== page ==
TWIRL 18: SpaceX to deliver missions to Sun-synchronous orbit

The TWIRL logo in front of a Falcon 9 launch

Following an exciting week where we saw three Chinese astronauts arrive at their space station for the first time, we have a less certain week ahead. There could be eight rocket launches in the upcoming week, however, only two of these missions have a definite launch time, the rest are listed as No Earlier Than. If these missions don’t launch, next week could be pretty quiet.

Monday, June 21

The first mission that could take off on Monday is Rocket Lab’s STP-27RM mission. The customer for this mission is the U.S. Air Force which is having its Monolith satellite launched, equipped with a space weather instrument, atop an Electron rocket. It’s expected that this mission will demonstrate the ability of small satellites to carry large aperture payloads. It will launch from Launch Complex 2 at the Mid-Atlantic Regional Spaceport, Wallops Island, Virginia.

The second launch of the day will be an Iranian Zoljanah rocket carrying the Nahid 1R satellite into a geosynchronous orbit. The rocket will take off from the Imam Khomeini Space Launch Center in Semnan. This mission was delayed from March. It's also marked as No Earlier Than so it may not take off on Monday.

Wednesday, June 23

The third mission of the week comes from Virgin Orbit and is also marked as No Earlier Than. This STP-27VPA mission will see the LauncherOne rocket perform an air-launch from a Boeing 747 called Cosmic Girl. It will carry six CubeSats into orbit for the U.S. Air Force’s Space Test Program, the Dutch military, and SatRevolution. The U.S. Air Force has three CubeSats launching as part of the DoD’s Space Test Program’s Rapid Agile Launch (RALI) initiative, the Netherlands’ satellite is a military satellite called BRIK II, and SatRevolution’s satellites are called STORK 4 and STORK 5, and make up an optical satellite constellation.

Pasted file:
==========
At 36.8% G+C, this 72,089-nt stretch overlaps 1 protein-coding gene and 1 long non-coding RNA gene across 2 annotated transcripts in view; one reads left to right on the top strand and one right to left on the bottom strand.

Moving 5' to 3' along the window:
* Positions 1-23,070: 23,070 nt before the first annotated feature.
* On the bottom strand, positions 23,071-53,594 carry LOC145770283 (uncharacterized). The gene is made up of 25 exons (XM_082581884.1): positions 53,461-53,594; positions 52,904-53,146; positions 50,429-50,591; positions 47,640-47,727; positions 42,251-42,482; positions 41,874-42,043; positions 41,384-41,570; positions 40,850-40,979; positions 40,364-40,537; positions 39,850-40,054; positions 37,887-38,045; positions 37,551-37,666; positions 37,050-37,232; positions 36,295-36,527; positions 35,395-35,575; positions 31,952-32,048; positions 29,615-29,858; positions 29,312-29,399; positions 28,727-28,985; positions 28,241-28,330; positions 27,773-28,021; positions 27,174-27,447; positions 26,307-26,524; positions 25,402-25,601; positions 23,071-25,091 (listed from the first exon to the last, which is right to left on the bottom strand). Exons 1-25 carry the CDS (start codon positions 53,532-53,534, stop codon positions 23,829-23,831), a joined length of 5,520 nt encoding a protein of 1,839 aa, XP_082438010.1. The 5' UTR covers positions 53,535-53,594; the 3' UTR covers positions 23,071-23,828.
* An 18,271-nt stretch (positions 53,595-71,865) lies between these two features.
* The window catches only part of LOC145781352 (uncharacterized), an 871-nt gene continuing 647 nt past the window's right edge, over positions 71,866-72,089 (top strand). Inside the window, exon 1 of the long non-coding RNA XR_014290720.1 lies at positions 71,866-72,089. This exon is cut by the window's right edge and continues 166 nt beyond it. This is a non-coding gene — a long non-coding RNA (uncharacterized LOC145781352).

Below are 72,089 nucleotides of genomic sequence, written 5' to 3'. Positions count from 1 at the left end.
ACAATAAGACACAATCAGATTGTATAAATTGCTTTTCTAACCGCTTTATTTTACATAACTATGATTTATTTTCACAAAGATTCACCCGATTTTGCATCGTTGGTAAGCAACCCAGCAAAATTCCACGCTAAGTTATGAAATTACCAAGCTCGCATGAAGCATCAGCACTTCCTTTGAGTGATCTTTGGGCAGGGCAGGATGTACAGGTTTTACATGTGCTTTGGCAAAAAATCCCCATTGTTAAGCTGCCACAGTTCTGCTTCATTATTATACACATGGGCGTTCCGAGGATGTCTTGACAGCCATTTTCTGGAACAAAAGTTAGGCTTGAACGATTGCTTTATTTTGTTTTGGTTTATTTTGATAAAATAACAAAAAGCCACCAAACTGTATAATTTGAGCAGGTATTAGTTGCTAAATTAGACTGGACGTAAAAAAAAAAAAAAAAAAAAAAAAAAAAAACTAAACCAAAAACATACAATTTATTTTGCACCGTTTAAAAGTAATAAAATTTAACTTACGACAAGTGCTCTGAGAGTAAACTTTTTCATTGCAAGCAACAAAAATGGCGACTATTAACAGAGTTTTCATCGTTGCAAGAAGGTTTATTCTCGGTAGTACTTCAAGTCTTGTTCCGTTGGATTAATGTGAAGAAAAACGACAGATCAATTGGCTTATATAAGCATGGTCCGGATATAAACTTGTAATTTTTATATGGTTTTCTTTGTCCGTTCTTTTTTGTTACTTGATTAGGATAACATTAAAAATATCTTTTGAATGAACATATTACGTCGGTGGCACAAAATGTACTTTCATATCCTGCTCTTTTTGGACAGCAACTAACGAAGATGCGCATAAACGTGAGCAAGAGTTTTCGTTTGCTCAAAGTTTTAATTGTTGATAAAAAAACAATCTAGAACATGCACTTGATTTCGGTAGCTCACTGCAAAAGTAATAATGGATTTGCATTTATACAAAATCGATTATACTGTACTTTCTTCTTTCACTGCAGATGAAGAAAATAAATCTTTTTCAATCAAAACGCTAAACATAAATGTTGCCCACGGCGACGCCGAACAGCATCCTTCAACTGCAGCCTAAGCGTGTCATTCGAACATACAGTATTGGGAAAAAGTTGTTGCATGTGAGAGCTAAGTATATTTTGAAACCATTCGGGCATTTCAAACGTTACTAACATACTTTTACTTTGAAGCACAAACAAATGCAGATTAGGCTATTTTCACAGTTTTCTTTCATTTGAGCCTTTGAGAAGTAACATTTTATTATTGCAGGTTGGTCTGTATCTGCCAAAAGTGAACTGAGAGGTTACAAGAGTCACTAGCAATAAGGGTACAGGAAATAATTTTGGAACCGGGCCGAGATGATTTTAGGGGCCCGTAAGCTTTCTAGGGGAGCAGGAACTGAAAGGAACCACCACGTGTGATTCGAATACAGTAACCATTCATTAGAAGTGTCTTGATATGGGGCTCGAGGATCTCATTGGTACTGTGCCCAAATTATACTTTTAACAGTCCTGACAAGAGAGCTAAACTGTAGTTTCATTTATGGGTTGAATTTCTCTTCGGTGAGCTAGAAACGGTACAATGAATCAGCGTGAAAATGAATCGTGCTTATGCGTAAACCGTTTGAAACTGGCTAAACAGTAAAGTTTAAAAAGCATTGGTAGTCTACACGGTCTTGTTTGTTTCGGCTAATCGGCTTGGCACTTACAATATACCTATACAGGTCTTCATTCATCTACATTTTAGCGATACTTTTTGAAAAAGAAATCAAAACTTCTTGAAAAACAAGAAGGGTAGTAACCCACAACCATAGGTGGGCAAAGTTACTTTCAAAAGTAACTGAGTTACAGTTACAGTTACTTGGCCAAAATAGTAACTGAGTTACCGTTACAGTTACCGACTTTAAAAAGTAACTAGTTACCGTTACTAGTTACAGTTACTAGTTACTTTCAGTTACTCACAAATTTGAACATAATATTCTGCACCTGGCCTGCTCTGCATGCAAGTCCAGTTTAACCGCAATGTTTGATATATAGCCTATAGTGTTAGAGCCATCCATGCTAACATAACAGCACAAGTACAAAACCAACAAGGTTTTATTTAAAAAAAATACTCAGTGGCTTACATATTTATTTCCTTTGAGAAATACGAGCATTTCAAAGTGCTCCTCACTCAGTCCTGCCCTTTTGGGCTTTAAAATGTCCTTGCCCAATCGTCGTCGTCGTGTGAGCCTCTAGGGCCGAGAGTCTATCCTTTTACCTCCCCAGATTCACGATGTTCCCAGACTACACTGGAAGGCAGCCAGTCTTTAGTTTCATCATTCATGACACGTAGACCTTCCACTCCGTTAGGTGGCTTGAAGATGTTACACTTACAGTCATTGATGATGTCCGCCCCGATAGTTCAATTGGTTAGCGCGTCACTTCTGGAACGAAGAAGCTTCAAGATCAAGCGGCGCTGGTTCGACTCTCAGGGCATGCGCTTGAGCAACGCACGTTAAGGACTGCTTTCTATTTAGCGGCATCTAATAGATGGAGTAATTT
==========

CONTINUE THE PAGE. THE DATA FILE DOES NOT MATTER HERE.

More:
Friday, June 25

Friday has the potential to be the busiest launch day, however, three of the five launches are marked as No Earlier Than.

The first launch on Friday is that of Firefly Aerospace’s Alpha rocket will be carrying commercial payloads for Benchmark Space Systems and AstroGrams. The mission will also deploy a Spinnaker 3 dragsail prototype. In its first launch, the Alpha rocket will carry several projects from the Dedicated Research and Education Accelerator Mission (DREAM) programme which gives students and small companies a way to put their payloads in space. It is marked as No Earlier Than.

Next up we have a Rocket Lab Electron rocket carrying two BlackSky satellites. They will join the BlackSky constellation which can produce 1000 images per day as still or as videos. Each satellite has a lifespan of three years and the full constellation should consist of 60 satellites.

The final No Earlier Than mission on Friday is India’s GSLV-F10 mission which will launch the EOS 3 satellite for India’s space agency, ISRO. EOS 3 will provide continuous remote sensing observations over India from a geostationary orbit.

On Friday, a Roscosmos Soyuz 2.1b will launch the Pion-NKS 1 satellite for the Russian military. It is described as an electronic intelligence-gathering satellite. Pion-NKS 1 is a new type of reconnaissance satellite that will be used for naval surveillance.

The final mission is SpaceX’s Transporter-2. A Falcon 9 Block 5 rocket will launch several payloads to Sun-synchronous orbit as part of the rideshare mission. Aboard will be the Kleos Polar Vigilance Mission consisting of four satellites, at least four NuSats for Satellogic, YAM 3, Mars Demo 1, and a Vigoride CubeSate carrier with Skycraft, TROPICS Pathfinder, Sen EarthTV, and IRIS-A. This mission was moved forward from July but delayed from June 24.


The first mission we mentioned last week was Northrop Grumman’s Minotaur I rocket carrying a classified payload for the National Reconnaissance Office. This launch successfully went ahead.

The exciting mission last week was the one carrying Chinese astronauts to the Chinese Space Station. Just hours after launch, they arrived at the space station. You can see clips from their arrival below.

Three Yaogan-30 remote sensing satellites were also launched from China earlier in the week. You can see the launch from the Xichang Satellite Launch Center below.

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